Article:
• NumPy is part of SciPy

    • It is open-source software

    • Modeled after Matlab

  • At its core, NumPy has an n-dimensional array called “ndarray” that may be shaped as an array or a matrix

  • NumPy also offers developers a large collection of functions to work on the ndarray structure

  • The ndarray structure replaces Python’s list object

1.9 NumPy Arrays

import numpy as np 
# Aliasing it as np – the accepted convention
# Simple arrays:
a1 = np.array ([1,2,3,4,5])  
# Takes in a Python list as input and outputs a numpy.ndarray object 
a2 = np.arange(5) 
# A numpy.ndarray object holding [0, 1, 2, 3, 4] 
# A matrix structure (note the nested brackets)
m = np.array ([[1,2,3,4], [5,6,7,8]])
Output: (2, 4)

1.10 Select NumPy Operations

  • Support for vectorization (no-loop ops, uses very fast C code):

10 * np.arange(5) + np.arange(5)
array([ 0, 11, 22, 33, 44])
np.cos( np.pi * np.array([0,1,2,3]))
array([ 1., -1.,  1., -1.])
  • Filtering:

a = np.array ([1,2,3,4,5])
a [a % 2 == 0]
array([2, 4])
  • Reshaping (in this case, an array into a 4×2 matrix):

m = np.array ([1,2,3,4,5,6,7,8]).reshape(4,2)
Output: a 4x2 matrix

1.11 SciPy


The SciPy module includes the following sub-packages:

constants: physical constants and conversion factors (since version 0.7.0[5])
cluster: hierarchical clustering, vector quantization, K-means
fftpack: Discrete Fourier Transform algorithms
integrate: numerical integration routines
interpolate: interpolation tools
io: data input and output
lib: Python wrappers to external libraries
linalg: linear algebra routines
misc: miscellaneous utilities (e.g. image reading/writing)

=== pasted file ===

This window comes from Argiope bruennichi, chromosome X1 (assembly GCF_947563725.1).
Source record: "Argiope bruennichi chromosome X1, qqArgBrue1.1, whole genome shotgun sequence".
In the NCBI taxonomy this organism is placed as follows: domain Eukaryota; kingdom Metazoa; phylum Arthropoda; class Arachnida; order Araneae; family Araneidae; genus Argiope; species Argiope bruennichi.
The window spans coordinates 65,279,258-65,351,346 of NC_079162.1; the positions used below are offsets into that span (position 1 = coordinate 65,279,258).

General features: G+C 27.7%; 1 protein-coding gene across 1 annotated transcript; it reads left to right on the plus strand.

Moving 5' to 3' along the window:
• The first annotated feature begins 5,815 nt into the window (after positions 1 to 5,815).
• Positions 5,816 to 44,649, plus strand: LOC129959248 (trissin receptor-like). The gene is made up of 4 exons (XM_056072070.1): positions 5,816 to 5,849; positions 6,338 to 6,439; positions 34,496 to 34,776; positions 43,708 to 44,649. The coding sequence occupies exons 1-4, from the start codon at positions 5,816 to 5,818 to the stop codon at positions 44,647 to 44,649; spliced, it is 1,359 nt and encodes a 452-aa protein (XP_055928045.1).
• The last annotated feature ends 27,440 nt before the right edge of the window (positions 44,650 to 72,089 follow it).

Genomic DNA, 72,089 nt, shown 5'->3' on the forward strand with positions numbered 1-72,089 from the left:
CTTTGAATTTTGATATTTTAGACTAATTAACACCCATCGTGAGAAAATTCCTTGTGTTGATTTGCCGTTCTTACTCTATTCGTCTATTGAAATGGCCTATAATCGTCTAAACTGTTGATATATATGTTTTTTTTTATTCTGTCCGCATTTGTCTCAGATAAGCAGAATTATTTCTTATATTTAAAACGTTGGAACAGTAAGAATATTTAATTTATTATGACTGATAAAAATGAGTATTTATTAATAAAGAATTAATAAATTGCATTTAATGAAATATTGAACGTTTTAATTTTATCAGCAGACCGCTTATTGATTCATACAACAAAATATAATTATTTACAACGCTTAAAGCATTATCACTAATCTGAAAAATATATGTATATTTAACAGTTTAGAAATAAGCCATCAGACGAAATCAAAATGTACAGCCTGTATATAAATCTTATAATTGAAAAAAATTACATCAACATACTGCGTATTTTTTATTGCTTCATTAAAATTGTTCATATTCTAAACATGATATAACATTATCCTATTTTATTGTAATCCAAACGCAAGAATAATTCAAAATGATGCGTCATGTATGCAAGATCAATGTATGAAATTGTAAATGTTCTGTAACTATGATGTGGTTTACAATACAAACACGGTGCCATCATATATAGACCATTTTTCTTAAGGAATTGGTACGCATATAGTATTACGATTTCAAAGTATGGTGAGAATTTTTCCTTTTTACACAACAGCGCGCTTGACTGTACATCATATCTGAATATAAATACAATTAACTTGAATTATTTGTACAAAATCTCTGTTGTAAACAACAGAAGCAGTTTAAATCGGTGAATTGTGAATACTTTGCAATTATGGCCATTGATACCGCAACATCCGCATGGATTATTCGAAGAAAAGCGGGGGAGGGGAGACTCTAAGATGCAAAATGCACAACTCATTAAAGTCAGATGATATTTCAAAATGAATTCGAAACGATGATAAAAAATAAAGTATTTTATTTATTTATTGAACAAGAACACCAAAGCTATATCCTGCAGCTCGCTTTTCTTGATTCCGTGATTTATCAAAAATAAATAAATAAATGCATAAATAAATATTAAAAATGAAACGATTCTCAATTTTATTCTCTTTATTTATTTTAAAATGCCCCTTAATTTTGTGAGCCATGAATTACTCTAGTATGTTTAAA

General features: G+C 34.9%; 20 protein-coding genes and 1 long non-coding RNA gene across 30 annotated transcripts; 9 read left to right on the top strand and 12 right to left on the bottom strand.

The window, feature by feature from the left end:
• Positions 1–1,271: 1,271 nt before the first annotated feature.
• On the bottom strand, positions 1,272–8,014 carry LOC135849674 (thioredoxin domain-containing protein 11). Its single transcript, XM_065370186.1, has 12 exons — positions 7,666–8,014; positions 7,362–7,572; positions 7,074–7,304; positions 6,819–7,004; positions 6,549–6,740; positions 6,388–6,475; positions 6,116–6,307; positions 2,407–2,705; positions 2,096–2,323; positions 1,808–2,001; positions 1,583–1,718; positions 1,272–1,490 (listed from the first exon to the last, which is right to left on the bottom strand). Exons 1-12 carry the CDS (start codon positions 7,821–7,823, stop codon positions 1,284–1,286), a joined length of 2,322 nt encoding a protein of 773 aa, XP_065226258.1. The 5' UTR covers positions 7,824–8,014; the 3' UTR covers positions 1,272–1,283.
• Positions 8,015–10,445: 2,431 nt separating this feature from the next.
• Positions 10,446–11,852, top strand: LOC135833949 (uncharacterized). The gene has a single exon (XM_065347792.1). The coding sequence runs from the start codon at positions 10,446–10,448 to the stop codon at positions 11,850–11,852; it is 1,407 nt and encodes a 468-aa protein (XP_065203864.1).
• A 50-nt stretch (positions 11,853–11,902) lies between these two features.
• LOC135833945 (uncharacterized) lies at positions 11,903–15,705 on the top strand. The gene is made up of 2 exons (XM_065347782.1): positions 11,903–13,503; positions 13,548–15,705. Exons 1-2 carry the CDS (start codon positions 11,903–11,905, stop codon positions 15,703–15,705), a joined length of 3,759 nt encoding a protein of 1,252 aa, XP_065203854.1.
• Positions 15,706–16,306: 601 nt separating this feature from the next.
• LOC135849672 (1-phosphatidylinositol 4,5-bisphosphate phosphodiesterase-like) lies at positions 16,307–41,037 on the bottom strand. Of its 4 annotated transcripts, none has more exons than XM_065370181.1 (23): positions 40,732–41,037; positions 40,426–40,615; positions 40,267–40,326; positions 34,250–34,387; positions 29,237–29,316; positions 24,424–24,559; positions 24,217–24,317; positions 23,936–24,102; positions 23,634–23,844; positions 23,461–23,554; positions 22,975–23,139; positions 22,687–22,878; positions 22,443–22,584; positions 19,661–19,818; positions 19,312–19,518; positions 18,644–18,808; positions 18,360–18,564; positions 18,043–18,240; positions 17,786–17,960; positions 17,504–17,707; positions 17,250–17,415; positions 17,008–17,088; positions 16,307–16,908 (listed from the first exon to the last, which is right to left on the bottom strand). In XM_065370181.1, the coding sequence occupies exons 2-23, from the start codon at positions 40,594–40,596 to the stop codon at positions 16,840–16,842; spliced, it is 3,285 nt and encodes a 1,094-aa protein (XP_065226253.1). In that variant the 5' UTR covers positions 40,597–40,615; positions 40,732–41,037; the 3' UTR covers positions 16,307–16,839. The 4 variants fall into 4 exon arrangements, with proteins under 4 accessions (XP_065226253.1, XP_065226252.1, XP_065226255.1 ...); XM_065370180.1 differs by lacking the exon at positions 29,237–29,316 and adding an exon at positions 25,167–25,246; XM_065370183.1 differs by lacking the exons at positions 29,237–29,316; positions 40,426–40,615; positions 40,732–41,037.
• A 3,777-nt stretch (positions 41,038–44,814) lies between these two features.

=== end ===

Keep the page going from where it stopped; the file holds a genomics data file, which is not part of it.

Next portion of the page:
ndimage: various functions for multi-dimensional image processing
optimize: optimization algorithms including linear programming
signal: signal processing tools
sparse: sparse matrix and related algorithms
spatial: KD-trees, nearest neighbors, distance functions
special: special functions
stats: statistical functions
weave: tool for writing C/C++ code as Python multiline strings

1.12 pandas

  • pandas (https://pandas.pydata.org/) is an open source library that provides high-performance, memory-efficient, easy-to-use data structures, as well as support for data manipulation and analysis for Python

  • The core pandas’ data structure is the DataFrame object with integrated indexing similar to a relational table, Excel spreadsheet, and similar tabular data set containers

    • The major influence was R’s DataFrame object

  • Through dataframes, pandas offers compact and efficient interfaces for reading and writing data between its data structures and files stored in different formats: CSV, Microsoft Excel, SQL databases, and the fast HDF5 format

  • Dataframes offer integrated handling of missing data points and other mechanisms for patching data sets

  • Supported operations include: data set reshaping, grouping, aggregation, pivoting, joining, querying, and similar operations

1.13 Creating a pandas DataFrame

import pandas as pd
import numpy as np
# You build a DataFrame as a matrix (array of arrays)
m = np.array ([1,2,3,4,5,6,7,8]).reshape(4,2)
df = pd.DataFrame(m, columns = ["Col1", "Col2"])
# Now you have this structure:
	Col1	Col2
0	1	2
1	3	4
2	5	6
3	7	8

1.14 Fetching and Sorting Data

df.Col1 # or df['Col1']
# Col1 values with the their indexes as the left-most column